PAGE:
Q: I’ve just discovered that a tenant misrepresented a very important fact on his rental application: He said he had no criminal record, but another tenant in the building told me that this man has recent convictions for burglary and rape. When I confronted him, he admitted it. Now, his neighbors have given notice, saying they’re afraid to live here. Do I have any legal recourse against the tenant with the rap sheet? –Denise W.
A: "Legal recourse" is a big phrase. What, exactly, do you want to do? I can imagine you might want this fellow off your property, and you might also want to be compensated for the loss of other tenants.
First, can you insist that this tenant move out? That depends on your state law and what your rental application says.
In some states, a material misrepresentation is grounds for termination — if you’re in one of those, you can proceed. But what if you’re not in one of those states? You’ll need to rely on your application.
A carefully drafted application advises the applicant that material misrepresentations will be grounds for termination, and it asks the applicant to sign an acknowledgment of this provision.
While there will always be arguments about whether a misrepresentation is material — that is, important enough to have affected your decision to rent to this tenant — the misstatement you describe would undoubtedly qualify. If you have no such statement on your application, you’ll have a hard time dislodging this tenant in the absence of some act that would justify a termination.
How about compensation for the loss of your other renters? You may feel that the tenant who misled you should cover the cost to advertise and show the new vacancies, and to screen potential renters, because his lie caused these expenses. The legal name for your theory would be "intentional interference with a business opportunity or relationship."
You might also find some help in your state statutes. Apparently, the landlords in Minnesota have encountered enough mischief-making misrepresentations in tenant applications to warrant a specific rule concerning the consequences.
Under Minnesota Statutes Annotated Section 504B.173(2)(4)(b), an applicant who provides materially false information on an application, or who omits material information, will be liable to the landlord for damages, plus a civil penalty of up to $500, civil court filing costs, and reasonable attorney fees. The "damages" part would cover your advertising and screening costs.
In the future, consider confirming important information that you ask for in the application. Tenant screening services abound, and although they are far from 100 percent accurate, they’re a start. Wise landlords consider an application to be the beginning of their due diligence, but not the end of it.
Q: I have a lease that doesn’t say anything about pets. My landlord wants me to agree to a new clause prohibiting pets without his consent, but I refused to sign the amended lease, because I was planning on getting a dog. Now he’s hassling me, and has taken away the parking place that I’ve been using since the lease began. Can he do this? –Yuri F.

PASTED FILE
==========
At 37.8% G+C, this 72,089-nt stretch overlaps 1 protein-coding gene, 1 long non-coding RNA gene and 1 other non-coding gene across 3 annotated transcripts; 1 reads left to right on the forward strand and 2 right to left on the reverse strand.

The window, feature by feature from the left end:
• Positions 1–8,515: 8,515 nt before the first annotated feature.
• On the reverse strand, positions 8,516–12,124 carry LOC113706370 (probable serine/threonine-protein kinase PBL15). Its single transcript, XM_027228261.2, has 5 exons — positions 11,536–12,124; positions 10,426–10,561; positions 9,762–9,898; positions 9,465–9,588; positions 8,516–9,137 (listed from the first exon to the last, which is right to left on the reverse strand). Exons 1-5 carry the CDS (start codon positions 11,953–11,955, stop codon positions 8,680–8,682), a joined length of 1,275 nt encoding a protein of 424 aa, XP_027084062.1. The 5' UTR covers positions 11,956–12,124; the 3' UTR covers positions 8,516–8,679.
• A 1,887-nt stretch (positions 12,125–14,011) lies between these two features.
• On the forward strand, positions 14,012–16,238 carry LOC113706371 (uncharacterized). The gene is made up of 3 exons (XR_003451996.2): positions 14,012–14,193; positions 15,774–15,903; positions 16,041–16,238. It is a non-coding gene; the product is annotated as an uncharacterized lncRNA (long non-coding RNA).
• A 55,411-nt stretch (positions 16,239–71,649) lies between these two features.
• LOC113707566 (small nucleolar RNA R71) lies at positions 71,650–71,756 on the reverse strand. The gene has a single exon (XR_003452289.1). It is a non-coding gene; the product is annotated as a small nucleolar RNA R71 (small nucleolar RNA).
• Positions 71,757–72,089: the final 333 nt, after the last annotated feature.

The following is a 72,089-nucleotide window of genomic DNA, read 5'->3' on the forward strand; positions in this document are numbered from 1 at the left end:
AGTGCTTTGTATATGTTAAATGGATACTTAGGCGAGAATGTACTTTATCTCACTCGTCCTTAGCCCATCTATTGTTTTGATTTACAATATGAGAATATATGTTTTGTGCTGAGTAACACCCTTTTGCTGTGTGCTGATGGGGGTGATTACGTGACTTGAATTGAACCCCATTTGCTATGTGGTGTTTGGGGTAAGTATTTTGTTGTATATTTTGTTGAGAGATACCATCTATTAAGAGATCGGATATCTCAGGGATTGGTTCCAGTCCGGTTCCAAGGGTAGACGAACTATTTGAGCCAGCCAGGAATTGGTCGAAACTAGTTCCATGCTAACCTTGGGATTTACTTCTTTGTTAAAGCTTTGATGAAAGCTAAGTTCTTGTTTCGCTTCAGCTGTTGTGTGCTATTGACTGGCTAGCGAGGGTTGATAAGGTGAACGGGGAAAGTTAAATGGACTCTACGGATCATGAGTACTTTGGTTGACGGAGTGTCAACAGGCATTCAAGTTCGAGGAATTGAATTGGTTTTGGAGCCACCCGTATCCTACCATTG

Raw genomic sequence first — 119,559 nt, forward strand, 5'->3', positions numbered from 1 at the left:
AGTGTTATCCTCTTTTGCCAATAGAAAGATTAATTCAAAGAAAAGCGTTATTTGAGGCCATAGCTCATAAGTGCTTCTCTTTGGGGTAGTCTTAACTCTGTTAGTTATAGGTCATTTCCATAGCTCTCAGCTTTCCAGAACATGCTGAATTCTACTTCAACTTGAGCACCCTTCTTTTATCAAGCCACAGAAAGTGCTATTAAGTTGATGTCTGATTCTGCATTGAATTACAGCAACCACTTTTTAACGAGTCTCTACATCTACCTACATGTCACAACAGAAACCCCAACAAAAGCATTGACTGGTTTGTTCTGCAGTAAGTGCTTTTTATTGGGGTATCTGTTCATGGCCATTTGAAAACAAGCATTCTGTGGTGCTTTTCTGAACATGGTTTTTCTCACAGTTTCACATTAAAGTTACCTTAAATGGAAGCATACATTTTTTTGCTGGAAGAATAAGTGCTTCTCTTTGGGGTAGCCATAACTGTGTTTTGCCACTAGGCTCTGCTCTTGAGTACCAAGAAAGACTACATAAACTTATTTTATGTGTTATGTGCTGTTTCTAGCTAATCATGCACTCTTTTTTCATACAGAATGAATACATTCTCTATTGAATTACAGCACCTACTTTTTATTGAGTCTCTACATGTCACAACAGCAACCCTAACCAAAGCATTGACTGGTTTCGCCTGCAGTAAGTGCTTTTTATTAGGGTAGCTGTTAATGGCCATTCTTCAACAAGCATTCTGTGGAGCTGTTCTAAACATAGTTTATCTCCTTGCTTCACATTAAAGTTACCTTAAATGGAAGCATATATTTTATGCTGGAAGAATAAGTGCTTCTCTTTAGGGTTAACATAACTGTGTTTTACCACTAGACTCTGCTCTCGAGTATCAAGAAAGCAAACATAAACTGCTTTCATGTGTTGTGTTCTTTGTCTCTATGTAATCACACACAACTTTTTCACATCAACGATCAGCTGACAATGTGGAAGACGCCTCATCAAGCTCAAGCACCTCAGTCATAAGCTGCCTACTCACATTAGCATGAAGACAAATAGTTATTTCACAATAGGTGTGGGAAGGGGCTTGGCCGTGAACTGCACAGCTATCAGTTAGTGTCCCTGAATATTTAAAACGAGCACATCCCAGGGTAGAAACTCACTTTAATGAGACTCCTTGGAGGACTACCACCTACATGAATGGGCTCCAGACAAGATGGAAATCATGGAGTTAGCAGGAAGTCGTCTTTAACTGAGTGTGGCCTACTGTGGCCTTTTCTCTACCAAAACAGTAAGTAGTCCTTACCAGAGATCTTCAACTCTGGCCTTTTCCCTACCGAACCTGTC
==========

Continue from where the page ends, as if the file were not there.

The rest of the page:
A: When your landlord handed you the lease, you can be sure that he expected you to follow its terms until it ended. You, too, are entitled to hold the landlord to the original understanding. There’s nothing illegal about both of you agreeing to vary the lease midterm, but that requires agreement by both, which apparently isn’t the case with this proposed amendment.
Your landlord’s response appears to be retaliatory, unless you can think of an independent reason why the landlord is now attempting to deprive you of the parking place. If you’re lucky, your state protects you against such responses.
Typically, states make it illegal for landlords to take negative actions (terminations, rent hikes, reductions in service) after a tenant has complained in good faith to the landlord or a government authority or agency about substandard conditions, exercised a legal right (such as rent withholding), or participated in tenant organizing. Most states don’t list "refusal to amend a lease" as one of the tenant acts for which retaliation is prohibited.
If your state prohibits retaliation and doesn’t specifically address your situation, you may still be able to argue that refusing to amend the lease was a "legal right" that you exercised. It might be a bit of a stretch, however, especially if your statute gives examples of tenants’ legal rights (they typically mention repair remedies).
Because your right to stand by the terms of the original lease is so different than the specified repair rights that illustrate the concept, a judge might be hesitant to give you this protection.
You might, however, get lucky, and find that your state has addressed your situation directly. In Nevada, for example, a landlord cannot retaliate when a tenant has refused to agree to a new "regulation" that the landlord could not otherwise immediately enforce — see Nevada Revised Statutes Annotated 118A-510(f).
That’s not too far from saying that a renter who refuses to amend a lease (with terms that can’t be unilaterally changed until it’s renewed) is also protected.
Janet Portman is an attorney and managing editor at Nolo. She specializes in landlord/tenant law and is co-author of "Every Landlord’s Legal Guide" and "Every Tenant’s Legal Guide." She can be reached at firstname.lastname@example.org.
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